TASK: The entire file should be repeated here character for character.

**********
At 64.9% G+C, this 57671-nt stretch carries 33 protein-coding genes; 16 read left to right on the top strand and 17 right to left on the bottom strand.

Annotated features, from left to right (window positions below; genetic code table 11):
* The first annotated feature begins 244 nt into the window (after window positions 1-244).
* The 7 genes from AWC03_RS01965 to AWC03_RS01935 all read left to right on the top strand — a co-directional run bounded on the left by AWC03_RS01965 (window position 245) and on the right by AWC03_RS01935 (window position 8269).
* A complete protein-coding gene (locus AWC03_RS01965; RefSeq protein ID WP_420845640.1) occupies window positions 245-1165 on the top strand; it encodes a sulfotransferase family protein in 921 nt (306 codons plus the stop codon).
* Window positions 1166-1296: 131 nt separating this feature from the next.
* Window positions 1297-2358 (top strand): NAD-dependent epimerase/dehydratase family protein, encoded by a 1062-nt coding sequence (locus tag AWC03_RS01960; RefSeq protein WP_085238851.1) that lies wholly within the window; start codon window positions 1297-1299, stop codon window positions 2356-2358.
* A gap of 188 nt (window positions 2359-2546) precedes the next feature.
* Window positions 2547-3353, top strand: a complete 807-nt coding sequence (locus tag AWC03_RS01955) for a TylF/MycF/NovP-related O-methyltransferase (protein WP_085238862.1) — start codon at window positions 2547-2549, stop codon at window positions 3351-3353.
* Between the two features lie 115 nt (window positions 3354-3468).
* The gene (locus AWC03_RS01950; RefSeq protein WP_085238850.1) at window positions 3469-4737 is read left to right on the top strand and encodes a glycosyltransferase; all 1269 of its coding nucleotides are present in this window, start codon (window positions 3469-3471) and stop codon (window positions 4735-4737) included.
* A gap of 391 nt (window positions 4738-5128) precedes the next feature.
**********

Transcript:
At 64.9% G+C, this 57671-nt stretch carries 33 protein-coding genes; 16 read left to right on the top strand and 17 right to left on the bottom strand.

Annotated features, from left to right (window positions below; genetic code table 11):
* The first annotated feature begins 244 nt into the window (after window positions 1-244).
* The 7 genes from AWC03_RS01965 to AWC03_RS01935 all read left to right on the top strand — a co-directional run bounded on the left by AWC03_RS01965 (window position 245) and on the right by AWC03_RS01935 (window position 8269).
* A complete protein-coding gene (locus AWC03_RS01965; RefSeq protein ID WP_420845640.1) occupies window positions 245-1165 on the top strand; it encodes a sulfotransferase family protein in 921 nt (306 codons plus the stop codon).
* Window positions 1166-1296: 131 nt separating this feature from the next.
* Window positions 1297-2358 (top strand): NAD-dependent epimerase/dehydratase family protein, encoded by a 1062-nt coding sequence (locus tag AWC03_RS01960; RefSeq protein WP_085238851.1) that lies wholly within the window; start codon window positions 1297-1299, stop codon window positions 2356-2358.
* A gap of 188 nt (window positions 2359-2546) precedes the next feature.
* Window positions 2547-3353, top strand: a complete 807-nt coding sequence (locus tag AWC03_RS01955) for a TylF/MycF/NovP-related O-methyltransferase (protein WP_085238862.1) — start codon at window positions 2547-2549, stop codon at window positions 3351-3353.
* Between the two features lie 115 nt (window positions 3354-3468).
* The gene (locus AWC03_RS01950; RefSeq protein WP_085238850.1) at window positions 3469-4737 is read left to right on the top strand and encodes a glycosyltransferase; all 1269 of its coding nucleotides are present in this window, start codon (window positions 3469-3471) and stop codon (window positions 4735-4737) included.
* A gap of 391 nt (window positions 4738-5128) precedes the next feature.